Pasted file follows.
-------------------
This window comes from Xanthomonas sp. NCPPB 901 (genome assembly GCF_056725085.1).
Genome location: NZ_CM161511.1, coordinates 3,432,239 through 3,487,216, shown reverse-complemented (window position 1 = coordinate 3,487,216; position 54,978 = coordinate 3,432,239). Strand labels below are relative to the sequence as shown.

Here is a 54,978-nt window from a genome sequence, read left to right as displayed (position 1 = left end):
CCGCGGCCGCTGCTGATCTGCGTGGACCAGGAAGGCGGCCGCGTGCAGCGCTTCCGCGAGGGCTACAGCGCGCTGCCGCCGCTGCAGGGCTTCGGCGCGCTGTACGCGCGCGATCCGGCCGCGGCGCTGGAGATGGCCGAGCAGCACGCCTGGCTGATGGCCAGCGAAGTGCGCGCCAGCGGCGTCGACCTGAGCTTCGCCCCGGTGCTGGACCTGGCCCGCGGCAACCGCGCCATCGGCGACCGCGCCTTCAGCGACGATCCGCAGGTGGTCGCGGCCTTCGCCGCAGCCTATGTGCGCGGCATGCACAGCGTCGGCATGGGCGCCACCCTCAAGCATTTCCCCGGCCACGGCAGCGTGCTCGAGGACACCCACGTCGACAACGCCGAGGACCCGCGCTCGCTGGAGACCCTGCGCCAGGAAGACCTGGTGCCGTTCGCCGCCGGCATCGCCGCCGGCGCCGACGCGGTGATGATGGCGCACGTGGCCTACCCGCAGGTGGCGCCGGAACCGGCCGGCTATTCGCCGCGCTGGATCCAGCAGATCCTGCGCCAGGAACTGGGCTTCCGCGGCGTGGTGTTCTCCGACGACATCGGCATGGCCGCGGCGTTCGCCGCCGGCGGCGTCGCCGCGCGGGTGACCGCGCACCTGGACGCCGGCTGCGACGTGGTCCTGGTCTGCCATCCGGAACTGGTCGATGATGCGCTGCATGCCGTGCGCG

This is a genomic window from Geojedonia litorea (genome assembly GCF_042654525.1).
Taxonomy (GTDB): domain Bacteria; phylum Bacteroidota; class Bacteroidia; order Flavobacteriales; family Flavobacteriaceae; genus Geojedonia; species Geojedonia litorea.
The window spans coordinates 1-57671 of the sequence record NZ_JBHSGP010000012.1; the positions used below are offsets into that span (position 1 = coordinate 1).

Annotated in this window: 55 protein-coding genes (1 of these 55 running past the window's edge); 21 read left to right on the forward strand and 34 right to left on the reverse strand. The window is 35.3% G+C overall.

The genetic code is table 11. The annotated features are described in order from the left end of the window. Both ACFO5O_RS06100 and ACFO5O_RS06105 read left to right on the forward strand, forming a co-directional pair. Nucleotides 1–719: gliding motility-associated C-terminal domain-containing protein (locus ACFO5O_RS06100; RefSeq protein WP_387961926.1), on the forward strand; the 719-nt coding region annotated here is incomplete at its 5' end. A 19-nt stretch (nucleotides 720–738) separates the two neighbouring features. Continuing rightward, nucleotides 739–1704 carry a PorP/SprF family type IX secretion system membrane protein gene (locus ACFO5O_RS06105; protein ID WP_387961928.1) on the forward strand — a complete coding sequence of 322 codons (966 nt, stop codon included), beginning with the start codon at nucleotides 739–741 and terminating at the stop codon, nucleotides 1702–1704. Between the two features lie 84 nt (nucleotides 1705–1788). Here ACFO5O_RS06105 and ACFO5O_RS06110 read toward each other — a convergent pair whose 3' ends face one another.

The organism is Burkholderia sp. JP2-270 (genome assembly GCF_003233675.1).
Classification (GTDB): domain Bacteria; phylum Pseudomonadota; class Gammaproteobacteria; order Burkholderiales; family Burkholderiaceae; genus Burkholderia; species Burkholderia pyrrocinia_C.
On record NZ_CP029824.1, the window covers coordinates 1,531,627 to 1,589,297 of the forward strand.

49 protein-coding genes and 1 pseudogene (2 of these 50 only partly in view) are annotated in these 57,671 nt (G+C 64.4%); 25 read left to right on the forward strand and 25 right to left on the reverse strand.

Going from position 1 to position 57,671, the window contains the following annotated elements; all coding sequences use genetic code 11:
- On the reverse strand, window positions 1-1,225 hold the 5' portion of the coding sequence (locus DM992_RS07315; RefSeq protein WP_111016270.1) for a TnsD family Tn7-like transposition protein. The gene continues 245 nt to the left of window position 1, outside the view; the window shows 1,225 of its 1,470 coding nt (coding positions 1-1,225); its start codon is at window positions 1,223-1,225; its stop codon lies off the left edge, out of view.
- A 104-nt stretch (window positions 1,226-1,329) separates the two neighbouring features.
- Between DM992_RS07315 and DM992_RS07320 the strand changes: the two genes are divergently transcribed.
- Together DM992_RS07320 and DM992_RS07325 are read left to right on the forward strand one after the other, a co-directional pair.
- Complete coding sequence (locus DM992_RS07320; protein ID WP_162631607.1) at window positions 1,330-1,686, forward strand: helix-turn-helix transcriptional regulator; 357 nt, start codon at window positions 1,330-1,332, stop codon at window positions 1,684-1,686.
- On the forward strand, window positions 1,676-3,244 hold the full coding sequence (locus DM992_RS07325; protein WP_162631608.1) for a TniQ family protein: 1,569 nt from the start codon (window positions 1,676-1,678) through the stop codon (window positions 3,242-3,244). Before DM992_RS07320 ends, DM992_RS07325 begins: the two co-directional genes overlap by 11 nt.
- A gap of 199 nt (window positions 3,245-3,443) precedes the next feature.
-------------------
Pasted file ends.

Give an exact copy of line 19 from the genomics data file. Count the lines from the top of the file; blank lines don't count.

- Complete coding sequence (locus DM992_RS07320; protein ID WP_162631607.1) at window positions 1,330-1,686, forward strand: helix-turn-helix transcriptional regulator; 357 nt, start codon at window positions 1,330-1,332, stop codon at window positions 1,684-1,686.